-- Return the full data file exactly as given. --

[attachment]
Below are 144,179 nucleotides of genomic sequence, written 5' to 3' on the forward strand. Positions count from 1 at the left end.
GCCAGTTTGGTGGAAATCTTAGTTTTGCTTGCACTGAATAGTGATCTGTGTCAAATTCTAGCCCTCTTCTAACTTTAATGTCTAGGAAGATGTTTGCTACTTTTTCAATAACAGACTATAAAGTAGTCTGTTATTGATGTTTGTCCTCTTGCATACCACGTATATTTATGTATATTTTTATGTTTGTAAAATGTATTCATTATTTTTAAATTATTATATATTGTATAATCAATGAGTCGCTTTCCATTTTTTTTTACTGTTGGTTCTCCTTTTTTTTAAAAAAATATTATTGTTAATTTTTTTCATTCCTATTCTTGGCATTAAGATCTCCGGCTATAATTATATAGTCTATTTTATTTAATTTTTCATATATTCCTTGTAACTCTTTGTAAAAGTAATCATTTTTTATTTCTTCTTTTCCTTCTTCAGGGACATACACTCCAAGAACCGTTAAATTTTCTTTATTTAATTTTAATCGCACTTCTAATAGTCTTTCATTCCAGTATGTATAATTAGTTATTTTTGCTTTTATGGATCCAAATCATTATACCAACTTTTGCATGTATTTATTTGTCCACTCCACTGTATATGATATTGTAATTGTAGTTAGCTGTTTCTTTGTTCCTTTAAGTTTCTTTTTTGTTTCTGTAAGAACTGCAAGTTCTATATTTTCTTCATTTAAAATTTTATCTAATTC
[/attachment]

Below are 144,179 nucleotides of genomic sequence, written 5' to 3' on the forward strand. Positions count from 1 at the left end.
GCCAGTTTGGTGGAAATCTTAGTTTTGCTTGCACTGAATAGTGATCTGTGTCAAATTCTAGCCCTCTTCTAACTTTAATGTCTAGGAAGATGTTTGCTACTTTTTCAATAACAGACTATAAAGTAGTCTGTTATTGATGTTTGTCCTCTTGCATACCACGTATATTTATGTATATTTTTATGTTTGTAAAATGTATTCATTATTTTTAAATTATTATATATTGTATAATCAATGAGTCGCTTTCCATTTTTTTTTACTGTTGGTTCTCCTTTTTTTTAAAAAAATATTATTGTTAATTTTTTTCATTCCTATTCTTGGCATTAAGATCTCCGGCTATAATTATATAGTCTATTTTATTTAATTTTTCATATATTCCTTGTAACTCTTTGTAAAAGTAATCATTTTTTATTTCTTCTTTTCCTTCTTCAGGGACATACACTCCAAGAACCGTTAAATTTTCTTTATTTAATTTTAATCGCACTTCTAATAGTCTTTCATTCCAGTATGTATAATTAGTTATTTTTGCTTTTATGGATCCAAATCATTATACCAACTTTTGCATGTATTTATTTGTCCACTCCACTGTATATGATATTGTAATTGTAGTTAGCTGTTTCTTTGTTCCTTTAAGTTTCTTTTTTGTTTCTGTAAGAACTGCAAGTTCTATATTTTCTTCATTTAAAATTTTATCTAATTC